Veterans’ mental health treatment not as timely as contended

By Gregg Zoroya, USA TODAY

An internal investigation at the Department of Veterans Affairs released Monday says tens of thousands of veterans waited far longer last year to receive mental health treatment than what the VA contends.


An inspector general found that claims by the VA that 95{cd9ac3671b356cd86fdb96f1eda7eb3bb1367f54cff58cc36abbd73c33c82e1d} of its patients are both evaluated for mental health problems and begin receiving therapy within a 14-day goal set by the department are false.

In fact, only about half of mental patients were evaluated within two weeks. The remainder waited an average of seven weeks, the investigation found.

On the time it takes to begin treatment, the probe corroborated findings by a USA TODAY analysispublished Nov. 9 which revealed that about a third of VA patients wait longer than 14 days to start treatment.

The VA Inspector General confirmed that only 64{cd9ac3671b356cd86fdb96f1eda7eb3bb1367f54cff58cc36abbd73c33c82e1d} are treated within 14 days, and the rest — a projected 94,000 patient appointments in 2011 — wait nearly six weeks on average before starting their treatment.

The VA’s “mental health performance data is not accurate or reliable,” the inspector general concluded, adding that the department “overstated its success.”

For follow-up sessions, the VA says it meets its 14-day goal for 98{cd9ac3671b356cd86fdb96f1eda7eb3bb1367f54cff58cc36abbd73c33c82e1d} of its patients. But the investigation found that true only 88{cd9ac3671b356cd86fdb96f1eda7eb3bb1367f54cff58cc36abbd73c33c82e1d} of the time, with patients beyond that date waiting nearly eight weeks for follow-on care.

The VA said it concurred with the investigation results and would move “rapidly” to revamp its process for measuring delays. Department officials said last year they have had chronic difficulty monitoring access to mental health care, partly because of a 25-year-old computerized scheduling system slated for replacement.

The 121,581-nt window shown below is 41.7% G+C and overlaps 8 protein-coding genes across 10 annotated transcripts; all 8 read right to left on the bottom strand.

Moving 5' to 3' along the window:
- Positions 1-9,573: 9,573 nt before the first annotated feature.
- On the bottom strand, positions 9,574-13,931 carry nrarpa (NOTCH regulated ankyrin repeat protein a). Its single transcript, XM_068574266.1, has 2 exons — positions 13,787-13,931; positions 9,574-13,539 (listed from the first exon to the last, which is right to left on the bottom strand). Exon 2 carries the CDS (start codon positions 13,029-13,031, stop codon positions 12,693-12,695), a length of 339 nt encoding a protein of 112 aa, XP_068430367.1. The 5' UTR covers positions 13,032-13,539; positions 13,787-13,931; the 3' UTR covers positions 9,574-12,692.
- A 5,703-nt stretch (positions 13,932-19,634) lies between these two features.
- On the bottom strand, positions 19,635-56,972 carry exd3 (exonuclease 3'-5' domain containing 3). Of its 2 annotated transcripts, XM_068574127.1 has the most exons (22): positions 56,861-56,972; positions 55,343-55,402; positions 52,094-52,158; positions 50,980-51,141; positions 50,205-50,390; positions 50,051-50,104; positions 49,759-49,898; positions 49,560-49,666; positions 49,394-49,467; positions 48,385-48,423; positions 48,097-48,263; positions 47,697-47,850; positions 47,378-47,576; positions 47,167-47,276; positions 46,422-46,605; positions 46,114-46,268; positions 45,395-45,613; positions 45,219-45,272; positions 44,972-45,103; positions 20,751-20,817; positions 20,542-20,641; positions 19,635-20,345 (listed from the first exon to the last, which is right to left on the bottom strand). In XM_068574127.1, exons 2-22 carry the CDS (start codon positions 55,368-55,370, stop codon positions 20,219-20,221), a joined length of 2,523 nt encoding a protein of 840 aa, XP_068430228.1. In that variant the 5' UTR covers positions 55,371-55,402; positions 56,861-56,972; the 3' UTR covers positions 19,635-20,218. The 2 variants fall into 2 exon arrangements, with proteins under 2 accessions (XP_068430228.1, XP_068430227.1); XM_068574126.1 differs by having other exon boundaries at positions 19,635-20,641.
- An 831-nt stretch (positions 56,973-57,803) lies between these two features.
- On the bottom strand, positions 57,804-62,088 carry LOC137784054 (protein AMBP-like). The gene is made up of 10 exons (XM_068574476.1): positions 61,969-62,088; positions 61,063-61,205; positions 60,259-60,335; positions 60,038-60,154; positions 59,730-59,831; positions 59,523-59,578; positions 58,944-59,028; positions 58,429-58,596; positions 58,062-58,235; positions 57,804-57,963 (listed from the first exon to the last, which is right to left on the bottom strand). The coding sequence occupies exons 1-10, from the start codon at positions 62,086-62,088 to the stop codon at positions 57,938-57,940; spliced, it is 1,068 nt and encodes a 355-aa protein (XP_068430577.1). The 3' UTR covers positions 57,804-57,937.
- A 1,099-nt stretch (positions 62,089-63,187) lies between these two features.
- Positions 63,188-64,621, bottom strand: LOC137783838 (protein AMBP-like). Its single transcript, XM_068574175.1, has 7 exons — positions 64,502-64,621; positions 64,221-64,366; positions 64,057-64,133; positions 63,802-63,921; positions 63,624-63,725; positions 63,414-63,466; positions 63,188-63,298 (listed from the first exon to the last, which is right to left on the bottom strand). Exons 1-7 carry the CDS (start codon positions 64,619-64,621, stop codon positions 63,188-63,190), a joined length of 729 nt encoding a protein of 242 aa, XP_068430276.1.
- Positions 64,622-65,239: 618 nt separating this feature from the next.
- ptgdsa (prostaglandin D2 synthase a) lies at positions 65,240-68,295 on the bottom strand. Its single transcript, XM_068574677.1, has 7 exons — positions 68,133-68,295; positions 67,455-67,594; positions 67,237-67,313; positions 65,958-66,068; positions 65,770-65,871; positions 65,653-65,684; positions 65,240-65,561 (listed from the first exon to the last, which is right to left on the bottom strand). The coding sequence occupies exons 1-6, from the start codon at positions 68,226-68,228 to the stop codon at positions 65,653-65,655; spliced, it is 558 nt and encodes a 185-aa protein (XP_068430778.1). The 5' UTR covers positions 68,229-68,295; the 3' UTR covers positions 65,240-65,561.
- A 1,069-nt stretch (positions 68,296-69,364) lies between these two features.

The wars in Iraq and Afghanistan have partly resulted in an increase every three months of 10,000 new patients arriving at the VA suffering post-traumatic stress disorder. The VA treats 1.3 million mental health patients, including 400,000 from the two conflicts, according to the department.

Sen. Patty Murray, D-Wash., chairman of the Senate Veterans’ Affairs Committee, requested the investigation in November after a survey of VA mental health workers last year revealed concerns about delays and staff shortages.

The VA announced Thursday it would immediately begin expanding its 20,000-member mental health staff by 1,900 to reduce delays in care.

USA TODAY reported this month that the VA has been unable to fill about 20{cd9ac3671b356cd86fdb96f1eda7eb3bb1367f54cff58cc36abbd73c33c82e1d} of its existing psychiatric positions in hospitals in large sections of the nation.

The inspector general confirmed that according to interviews with VA staff the “greatest challenge has been to hire and retain psychiatrists.” Three out of four hospital sites visited by investigators lacked psychiatrists.

At one VA hospital in Salisbury, N.C., the shortage caused patients there to wait an average of three months to see a psychiatrist, the report says.

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